Hard to Find: 'Teachers On Food Stamps'
A first-year teacher would need three or more dependents to qualify
A persistent theme in the narratives promoted by teacher unions is that their members are so grossly underpaid that many qualify for food stamps.
Michigan Education Association President Steve Cook made this claim recently in a weekly “Labor Voices” feature The Detroit News has published on its op-ed page for the past decade.
“In almost every Michigan school district, you will find employees — especially support staff and newer, younger teachers — who qualify for Bridge Cards (the modern version of food stamps). Without that assistance, they would not be able to feed their families,” Cook wrote.
ForTheRecord says: It is extremely rare to find a starting teacher in Michigan who is not getting a salary of at least $31,000 plus benefits. At that level, a first-year teacher would have to be the sole breadwinner in a household with three dependents to qualify for food stamps, according to the federal guidelines.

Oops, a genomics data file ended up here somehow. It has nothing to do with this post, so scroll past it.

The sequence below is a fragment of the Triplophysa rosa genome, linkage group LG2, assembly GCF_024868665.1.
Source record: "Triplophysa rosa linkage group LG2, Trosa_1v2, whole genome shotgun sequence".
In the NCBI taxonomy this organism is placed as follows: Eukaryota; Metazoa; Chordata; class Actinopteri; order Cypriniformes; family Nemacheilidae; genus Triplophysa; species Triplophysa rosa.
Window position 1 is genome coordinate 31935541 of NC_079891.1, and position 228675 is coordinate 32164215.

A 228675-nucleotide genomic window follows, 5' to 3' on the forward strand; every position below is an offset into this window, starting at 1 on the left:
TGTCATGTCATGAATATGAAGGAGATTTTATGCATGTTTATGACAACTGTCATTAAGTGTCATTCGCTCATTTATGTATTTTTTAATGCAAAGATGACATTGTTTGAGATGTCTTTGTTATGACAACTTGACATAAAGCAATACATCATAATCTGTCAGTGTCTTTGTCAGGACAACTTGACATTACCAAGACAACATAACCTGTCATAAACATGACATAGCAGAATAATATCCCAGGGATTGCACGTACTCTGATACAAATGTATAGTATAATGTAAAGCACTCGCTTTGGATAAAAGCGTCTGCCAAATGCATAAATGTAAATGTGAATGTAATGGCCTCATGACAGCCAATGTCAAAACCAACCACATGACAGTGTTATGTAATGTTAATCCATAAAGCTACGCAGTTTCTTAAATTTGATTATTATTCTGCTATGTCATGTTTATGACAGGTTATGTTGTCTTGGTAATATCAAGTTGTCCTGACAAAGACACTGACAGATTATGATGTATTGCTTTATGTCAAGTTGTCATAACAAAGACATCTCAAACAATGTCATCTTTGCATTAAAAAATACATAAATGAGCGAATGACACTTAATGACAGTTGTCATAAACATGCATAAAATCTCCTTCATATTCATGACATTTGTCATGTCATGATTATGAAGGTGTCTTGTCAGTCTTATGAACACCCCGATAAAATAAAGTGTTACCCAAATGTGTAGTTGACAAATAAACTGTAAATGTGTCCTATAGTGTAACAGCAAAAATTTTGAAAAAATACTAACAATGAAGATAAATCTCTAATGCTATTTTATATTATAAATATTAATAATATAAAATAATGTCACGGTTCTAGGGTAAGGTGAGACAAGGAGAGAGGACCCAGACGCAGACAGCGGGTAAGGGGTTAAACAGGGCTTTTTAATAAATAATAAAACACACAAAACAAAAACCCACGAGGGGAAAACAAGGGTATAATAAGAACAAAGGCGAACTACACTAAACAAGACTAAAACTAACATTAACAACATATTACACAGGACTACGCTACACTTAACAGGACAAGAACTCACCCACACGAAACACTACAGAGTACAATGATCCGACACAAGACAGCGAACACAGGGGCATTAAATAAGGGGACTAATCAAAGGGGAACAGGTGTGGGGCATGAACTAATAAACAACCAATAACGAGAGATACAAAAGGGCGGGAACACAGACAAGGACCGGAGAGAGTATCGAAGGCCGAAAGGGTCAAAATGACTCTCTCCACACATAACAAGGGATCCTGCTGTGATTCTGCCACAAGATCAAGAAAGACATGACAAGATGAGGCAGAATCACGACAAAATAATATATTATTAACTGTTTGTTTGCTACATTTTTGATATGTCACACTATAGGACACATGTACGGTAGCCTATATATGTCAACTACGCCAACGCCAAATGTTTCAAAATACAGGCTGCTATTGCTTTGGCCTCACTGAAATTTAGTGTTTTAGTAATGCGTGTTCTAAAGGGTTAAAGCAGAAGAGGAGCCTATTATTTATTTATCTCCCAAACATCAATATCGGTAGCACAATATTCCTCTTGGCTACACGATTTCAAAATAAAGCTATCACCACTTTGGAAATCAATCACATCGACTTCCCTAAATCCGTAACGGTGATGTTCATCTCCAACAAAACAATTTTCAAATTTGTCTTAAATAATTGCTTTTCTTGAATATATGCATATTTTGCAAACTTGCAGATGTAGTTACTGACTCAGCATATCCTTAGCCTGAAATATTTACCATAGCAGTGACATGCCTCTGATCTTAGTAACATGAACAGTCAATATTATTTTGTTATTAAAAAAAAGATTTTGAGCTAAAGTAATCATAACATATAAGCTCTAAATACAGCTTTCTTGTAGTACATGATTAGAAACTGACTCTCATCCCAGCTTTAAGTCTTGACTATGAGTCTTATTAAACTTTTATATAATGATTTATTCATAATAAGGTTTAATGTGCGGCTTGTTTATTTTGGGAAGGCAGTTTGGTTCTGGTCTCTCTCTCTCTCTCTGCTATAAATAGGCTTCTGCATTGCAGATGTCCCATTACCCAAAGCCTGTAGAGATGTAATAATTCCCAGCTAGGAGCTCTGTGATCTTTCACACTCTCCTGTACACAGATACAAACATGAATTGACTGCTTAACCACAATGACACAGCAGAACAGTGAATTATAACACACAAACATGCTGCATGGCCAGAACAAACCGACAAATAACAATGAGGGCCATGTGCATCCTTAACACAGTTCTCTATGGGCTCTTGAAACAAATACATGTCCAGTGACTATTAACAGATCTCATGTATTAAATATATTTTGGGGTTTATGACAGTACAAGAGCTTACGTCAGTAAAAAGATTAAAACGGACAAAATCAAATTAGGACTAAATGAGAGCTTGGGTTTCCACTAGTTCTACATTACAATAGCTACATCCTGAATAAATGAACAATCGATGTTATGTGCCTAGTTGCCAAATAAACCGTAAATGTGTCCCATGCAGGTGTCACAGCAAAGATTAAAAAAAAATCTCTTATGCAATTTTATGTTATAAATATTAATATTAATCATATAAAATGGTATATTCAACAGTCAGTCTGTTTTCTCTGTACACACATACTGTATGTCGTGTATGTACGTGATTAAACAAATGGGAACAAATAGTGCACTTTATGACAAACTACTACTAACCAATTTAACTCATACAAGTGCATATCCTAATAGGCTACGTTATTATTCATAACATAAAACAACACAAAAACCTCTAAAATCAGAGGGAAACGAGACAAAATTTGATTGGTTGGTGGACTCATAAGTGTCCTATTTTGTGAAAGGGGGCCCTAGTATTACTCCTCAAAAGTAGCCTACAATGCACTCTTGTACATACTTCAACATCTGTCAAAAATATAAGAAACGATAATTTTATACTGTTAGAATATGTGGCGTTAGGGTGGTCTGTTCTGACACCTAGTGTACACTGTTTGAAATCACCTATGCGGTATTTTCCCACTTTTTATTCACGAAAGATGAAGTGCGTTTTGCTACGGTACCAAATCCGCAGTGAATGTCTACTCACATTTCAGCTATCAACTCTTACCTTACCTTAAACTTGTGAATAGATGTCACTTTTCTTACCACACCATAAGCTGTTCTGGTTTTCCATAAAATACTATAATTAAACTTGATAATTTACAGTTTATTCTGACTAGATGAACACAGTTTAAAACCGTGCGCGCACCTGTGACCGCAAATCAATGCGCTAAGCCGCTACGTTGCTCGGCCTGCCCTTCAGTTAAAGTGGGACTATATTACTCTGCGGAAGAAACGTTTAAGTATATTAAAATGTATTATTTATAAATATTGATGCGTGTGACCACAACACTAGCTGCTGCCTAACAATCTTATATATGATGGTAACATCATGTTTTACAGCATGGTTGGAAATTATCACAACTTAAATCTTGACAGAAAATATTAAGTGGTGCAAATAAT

A National Education Association survey showed the average starting salary for a Michigan teacher was $35,901 in 2012-13, the last year it was taken. At that level, a teacher would have to be the only income source in a household with four other dependents to get food stamps.
In East Lansing, where the MEA headquarters are located, a starting teacher gets between $38,826 and $42,844, depending on academic credentials.
Michigan Capitol Confidential is the news source produced by the Mackinac Center for Public Policy. Michigan Capitol Confidential reports with a free-market news perspective.